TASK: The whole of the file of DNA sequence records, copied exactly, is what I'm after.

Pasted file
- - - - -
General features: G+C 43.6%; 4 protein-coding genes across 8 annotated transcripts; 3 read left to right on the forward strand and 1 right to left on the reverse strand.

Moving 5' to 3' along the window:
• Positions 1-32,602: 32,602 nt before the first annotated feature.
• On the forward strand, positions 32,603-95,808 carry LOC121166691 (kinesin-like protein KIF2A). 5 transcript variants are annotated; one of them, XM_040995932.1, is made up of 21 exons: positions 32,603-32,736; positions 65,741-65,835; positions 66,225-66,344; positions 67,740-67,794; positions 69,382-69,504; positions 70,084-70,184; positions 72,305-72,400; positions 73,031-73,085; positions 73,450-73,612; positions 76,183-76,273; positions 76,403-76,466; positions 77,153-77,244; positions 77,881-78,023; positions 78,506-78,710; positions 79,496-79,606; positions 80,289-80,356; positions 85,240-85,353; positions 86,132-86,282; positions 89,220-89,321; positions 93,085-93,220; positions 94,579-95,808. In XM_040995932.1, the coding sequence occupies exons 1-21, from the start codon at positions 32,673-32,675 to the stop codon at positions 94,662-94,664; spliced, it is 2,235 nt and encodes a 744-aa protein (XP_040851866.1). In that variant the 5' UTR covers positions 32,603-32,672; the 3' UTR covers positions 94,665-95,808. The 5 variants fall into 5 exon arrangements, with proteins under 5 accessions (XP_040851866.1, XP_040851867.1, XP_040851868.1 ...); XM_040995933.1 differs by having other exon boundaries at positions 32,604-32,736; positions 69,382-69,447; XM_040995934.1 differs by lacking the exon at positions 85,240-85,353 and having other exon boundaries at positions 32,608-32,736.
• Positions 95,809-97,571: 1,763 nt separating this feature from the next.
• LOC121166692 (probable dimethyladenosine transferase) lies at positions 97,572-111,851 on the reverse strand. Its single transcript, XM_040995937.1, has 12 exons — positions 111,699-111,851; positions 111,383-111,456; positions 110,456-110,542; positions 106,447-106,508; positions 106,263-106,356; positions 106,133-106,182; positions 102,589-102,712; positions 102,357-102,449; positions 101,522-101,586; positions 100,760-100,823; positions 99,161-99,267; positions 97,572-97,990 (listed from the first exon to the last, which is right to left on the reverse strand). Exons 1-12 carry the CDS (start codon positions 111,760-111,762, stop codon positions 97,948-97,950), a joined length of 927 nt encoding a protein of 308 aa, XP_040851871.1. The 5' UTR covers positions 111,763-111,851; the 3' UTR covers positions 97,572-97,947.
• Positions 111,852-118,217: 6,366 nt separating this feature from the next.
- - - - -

General features: G+C 43.6%; 4 protein-coding genes across 8 annotated transcripts; 3 read left to right on the forward strand and 1 right to left on the reverse strand.

Moving 5' to 3' along the window:
• Positions 1-32,602: 32,602 nt before the first annotated feature.
• On the forward strand, positions 32,603-95,808 carry LOC121166691 (kinesin-like protein KIF2A). 5 transcript variants are annotated; one of them, XM_040995932.1, is made up of 21 exons: positions 32,603-32,736; positions 65,741-65,835; positions 66,225-66,344; positions 67,740-67,794; positions 69,382-69,504; positions 70,084-70,184; positions 72,305-72,400; positions 73,031-73,085; positions 73,450-73,612; positions 76,183-76,273; positions 76,403-76,466; positions 77,153-77,244; positions 77,881-78,023; positions 78,506-78,710; positions 79,496-79,606; positions 80,289-80,356; positions 85,240-85,353; positions 86,132-86,282; positions 89,220-89,321; positions 93,085-93,220; positions 94,579-95,808. In XM_040995932.1, the coding sequence occupies exons 1-21, from the start codon at positions 32,673-32,675 to the stop codon at positions 94,662-94,664; spliced, it is 2,235 nt and encodes a 744-aa protein (XP_040851866.1). In that variant the 5' UTR covers positions 32,603-32,672; the 3' UTR covers positions 94,665-95,808. The 5 variants fall into 5 exon arrangements, with proteins under 5 accessions (XP_040851866.1, XP_040851867.1, XP_040851868.1 ...); XM_040995933.1 differs by having other exon boundaries at positions 32,604-32,736; positions 69,382-69,447; XM_040995934.1 differs by lacking the exon at positions 85,240-85,353 and having other exon boundaries at positions 32,608-32,736.
• Positions 95,809-97,571: 1,763 nt separating this feature from the next.
• LOC121166692 (probable dimethyladenosine transferase) lies at positions 97,572-111,851 on the reverse strand. Its single transcript, XM_040995937.1, has 12 exons — positions 111,699-111,851; positions 111,383-111,456; positions 110,456-110,542; positions 106,447-106,508; positions 106,263-106,356; positions 106,133-106,182; positions 102,589-102,712; positions 102,357-102,449; positions 101,522-101,586; positions 100,760-100,823; positions 99,161-99,267; positions 97,572-97,990 (listed from the first exon to the last, which is right to left on the reverse strand). Exons 1-12 carry the CDS (start codon positions 111,760-111,762, stop codon positions 97,948-97,950), a joined length of 927 nt encoding a protein of 308 aa, XP_040851871.1. The 5' UTR covers positions 111,763-111,851; the 3' UTR covers positions 97,572-97,947.
• Positions 111,852-118,217: 6,366 nt separating this feature from the next.